Sleeping late on weekends may harm your health


“Social jet lag,” the time difference experienced between sleep patterns on days off compared to work days, may have a negative impact on health, a new study suggests.

Sleep and wakefulness disorders affect an estimated 15 to 20 percent of US adults, who in turn are more likely to suffer from chronic disorders, such as depression, substance abuse, hypertension, diabetes, cancer, stroke, and all-cause mortality, according to the US Department of Health and Human Services.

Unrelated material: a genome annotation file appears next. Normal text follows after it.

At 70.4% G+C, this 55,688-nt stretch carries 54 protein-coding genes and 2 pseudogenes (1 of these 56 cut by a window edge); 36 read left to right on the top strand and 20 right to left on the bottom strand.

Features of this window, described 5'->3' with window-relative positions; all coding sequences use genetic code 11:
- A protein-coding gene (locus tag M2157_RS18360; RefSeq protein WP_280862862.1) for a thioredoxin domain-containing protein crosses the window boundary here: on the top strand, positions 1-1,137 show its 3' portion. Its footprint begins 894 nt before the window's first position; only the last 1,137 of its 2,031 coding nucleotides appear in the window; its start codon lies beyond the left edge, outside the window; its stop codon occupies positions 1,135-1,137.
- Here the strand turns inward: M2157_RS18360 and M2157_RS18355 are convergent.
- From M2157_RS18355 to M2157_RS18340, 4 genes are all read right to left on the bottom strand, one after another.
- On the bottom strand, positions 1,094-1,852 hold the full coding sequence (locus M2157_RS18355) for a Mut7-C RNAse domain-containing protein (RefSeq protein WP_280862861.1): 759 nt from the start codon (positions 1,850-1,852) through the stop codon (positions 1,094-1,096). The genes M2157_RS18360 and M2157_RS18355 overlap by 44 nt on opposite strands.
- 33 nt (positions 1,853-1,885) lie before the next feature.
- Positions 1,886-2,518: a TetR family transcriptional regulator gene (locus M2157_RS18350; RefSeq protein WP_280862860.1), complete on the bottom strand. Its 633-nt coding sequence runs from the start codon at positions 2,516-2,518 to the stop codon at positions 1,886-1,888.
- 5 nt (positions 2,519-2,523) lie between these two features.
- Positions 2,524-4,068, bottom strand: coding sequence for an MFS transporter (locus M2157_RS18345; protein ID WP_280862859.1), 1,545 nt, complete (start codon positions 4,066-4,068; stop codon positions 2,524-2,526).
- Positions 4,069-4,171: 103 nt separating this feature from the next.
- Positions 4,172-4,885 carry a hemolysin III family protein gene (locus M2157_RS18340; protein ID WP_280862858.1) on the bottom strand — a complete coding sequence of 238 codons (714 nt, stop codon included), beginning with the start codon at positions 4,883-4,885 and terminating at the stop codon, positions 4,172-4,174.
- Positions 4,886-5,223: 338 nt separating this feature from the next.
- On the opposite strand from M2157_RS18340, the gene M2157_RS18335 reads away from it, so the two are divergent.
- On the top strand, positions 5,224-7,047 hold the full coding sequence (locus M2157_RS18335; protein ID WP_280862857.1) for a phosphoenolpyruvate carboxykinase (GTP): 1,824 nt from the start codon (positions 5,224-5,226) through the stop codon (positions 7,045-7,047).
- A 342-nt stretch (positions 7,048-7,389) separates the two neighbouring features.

The study was led by Sierra B. Forbush, a research assistant in the Sleep and Health Research Program at the University of Arizona, who completed the research with Michael A. Grandner, head of the program.

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Author: University of Arizona
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